life, and love; as a true Israelite, without one word of disparagement of
what was represented in that Sanhedrin; and yet as a true apostle of Christ;
as the priest of that restored temple, of which Jesus was henceforth the
Cornerstone; and as a true prophet, able to connect the present with the
past and the future, and say, “Thus saith the Lord.”
The Unfolded Banner of Salvation (v. 12)
“Neither is there salvation in any other,” etc. The contrast between the
position of Christ’s heralds then and now. They pointed to one miracle just
wrought; we point to the whole succession of wonders along the line of
Christian history. Already the Name of Jesus is “above every name.”
(1) A proclamation;
(2) a warning;
(3) an invitation.
Ø The proclamation of witnesses. They knew the person, they saw the
power, they were subjects of the grace. The Name was a history, testified
by those who published it. Others could take knowledge that they had been
with Jesus. So Christians still can speak of the Name as in their own hearts
and lives “above every name.”
Ø The proclamation of inspired teachers. The name misunderstood among
Jews, because salvation itself was nothing to them, not being spiritually
regarded. The Name of the “Messiah” represented:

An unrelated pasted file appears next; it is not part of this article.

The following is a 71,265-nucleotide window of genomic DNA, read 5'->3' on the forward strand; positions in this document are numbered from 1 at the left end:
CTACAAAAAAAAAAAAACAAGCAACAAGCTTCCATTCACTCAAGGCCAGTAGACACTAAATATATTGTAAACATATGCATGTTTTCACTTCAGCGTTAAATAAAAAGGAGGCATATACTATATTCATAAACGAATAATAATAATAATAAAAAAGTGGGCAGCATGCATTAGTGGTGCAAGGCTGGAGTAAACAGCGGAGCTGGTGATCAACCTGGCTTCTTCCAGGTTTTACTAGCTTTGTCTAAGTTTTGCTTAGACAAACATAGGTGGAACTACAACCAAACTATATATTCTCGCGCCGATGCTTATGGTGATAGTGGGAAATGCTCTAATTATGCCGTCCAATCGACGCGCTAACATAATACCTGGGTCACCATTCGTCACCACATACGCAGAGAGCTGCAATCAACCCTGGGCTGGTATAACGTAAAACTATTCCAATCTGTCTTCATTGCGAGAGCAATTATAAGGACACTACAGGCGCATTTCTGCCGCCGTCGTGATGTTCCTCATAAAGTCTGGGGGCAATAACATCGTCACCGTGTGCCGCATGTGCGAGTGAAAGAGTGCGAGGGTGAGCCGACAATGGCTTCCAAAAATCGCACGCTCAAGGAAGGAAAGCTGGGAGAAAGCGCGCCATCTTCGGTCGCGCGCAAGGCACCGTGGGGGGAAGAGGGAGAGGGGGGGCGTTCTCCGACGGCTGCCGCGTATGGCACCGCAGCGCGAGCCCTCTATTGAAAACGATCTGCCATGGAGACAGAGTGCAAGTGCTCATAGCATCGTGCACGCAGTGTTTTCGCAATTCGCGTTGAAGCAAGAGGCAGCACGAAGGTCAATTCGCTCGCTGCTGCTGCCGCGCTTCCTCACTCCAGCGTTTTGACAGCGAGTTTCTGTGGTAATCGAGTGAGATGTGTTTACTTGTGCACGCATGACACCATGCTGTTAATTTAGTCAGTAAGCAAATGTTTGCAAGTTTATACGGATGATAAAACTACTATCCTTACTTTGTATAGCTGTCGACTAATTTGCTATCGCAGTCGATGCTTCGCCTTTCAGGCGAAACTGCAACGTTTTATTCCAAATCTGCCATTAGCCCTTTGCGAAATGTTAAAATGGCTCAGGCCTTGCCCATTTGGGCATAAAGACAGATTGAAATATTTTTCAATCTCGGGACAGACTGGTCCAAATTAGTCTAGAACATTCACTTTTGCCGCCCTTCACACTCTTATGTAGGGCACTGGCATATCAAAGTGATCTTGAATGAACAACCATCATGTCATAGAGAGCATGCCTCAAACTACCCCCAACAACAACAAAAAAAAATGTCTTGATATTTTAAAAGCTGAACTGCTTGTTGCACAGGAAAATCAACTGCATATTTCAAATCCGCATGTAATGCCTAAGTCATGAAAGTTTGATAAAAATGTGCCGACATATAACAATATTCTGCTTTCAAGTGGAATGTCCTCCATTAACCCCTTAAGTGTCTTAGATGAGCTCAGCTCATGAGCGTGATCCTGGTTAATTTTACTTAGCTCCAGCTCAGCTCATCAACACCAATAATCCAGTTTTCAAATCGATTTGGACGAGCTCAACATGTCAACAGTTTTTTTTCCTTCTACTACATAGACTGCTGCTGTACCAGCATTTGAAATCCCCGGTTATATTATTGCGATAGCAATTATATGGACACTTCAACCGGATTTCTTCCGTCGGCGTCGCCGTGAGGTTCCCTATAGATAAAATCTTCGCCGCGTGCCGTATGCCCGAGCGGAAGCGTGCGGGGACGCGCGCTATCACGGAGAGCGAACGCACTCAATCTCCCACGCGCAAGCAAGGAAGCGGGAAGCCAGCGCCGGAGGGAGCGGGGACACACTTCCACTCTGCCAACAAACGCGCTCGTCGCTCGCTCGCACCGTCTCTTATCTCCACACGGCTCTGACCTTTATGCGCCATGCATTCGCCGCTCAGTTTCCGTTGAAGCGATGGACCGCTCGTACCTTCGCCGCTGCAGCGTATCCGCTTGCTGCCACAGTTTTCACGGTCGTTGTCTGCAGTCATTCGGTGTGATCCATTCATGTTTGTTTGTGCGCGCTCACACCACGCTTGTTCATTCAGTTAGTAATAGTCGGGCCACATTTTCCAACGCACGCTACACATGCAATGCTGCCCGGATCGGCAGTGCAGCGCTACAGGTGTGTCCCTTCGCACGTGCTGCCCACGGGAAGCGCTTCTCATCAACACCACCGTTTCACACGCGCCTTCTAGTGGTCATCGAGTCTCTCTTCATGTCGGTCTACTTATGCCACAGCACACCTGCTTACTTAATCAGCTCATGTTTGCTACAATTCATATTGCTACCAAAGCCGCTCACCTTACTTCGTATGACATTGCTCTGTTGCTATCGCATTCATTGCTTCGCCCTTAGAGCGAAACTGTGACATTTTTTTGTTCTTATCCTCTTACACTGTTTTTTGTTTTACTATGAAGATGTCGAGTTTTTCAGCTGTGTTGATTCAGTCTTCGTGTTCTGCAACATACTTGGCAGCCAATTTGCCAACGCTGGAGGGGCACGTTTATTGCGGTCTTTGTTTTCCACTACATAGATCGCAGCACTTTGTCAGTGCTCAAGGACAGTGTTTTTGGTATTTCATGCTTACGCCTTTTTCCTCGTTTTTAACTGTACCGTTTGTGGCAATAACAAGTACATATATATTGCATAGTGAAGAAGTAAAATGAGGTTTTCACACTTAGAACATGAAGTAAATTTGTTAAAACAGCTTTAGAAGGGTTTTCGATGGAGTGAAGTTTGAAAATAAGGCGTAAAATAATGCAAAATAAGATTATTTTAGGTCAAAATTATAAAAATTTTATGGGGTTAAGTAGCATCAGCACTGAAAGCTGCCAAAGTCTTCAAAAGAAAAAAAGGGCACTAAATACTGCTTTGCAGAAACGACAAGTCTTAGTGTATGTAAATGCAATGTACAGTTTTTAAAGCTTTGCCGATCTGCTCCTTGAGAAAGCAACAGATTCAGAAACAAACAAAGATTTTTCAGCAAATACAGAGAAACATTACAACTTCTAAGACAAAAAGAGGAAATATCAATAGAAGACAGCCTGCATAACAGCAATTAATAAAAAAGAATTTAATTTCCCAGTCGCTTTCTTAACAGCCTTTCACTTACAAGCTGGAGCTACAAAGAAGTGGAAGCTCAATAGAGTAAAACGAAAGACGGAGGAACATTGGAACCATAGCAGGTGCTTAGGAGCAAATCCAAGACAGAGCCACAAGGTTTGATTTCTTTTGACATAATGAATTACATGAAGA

o the promise of atonement, and
o spiritual deliverance.
The apostles themselves were taught of God, otherwise they would
never have known the secrets of the Name. They proclaimed salvation
necessary to all, denouncing the self-righteousness of the Jews.
Ø The proclamation of sincere philanthropists. “Under heaven given
among men.” The standard was set up at
of the whole world. No name will bear this test but Christ’s. Other names,
Buddha, Confucius, Mohammed, have but a limited range, of sympathy and
divide the world, not unite it. The history of man is a progressive
preparation of the race to acknowledge a Name which shall be adapted for
universal recognition and homage. A missionary spirit is the test of a true
dangers of our present time. The builders at the temple of human progress
are SETTING AT NAUGHT THE CORNER STONE. An emasculated
Christianity, robbed of its deepest adaptation to the wants of men; a mere
bundle of moral principles and examples. The pride of the human intellect
set on the throne; in rationalistic criticism; the dry bones of the Bible offered
instead of the living reality; in socialistic theories put in place, of spiritual
change, which alone can produce the fruits of righteousness; in sophistical
arguments against the leading doctrines of the gospel; and pretended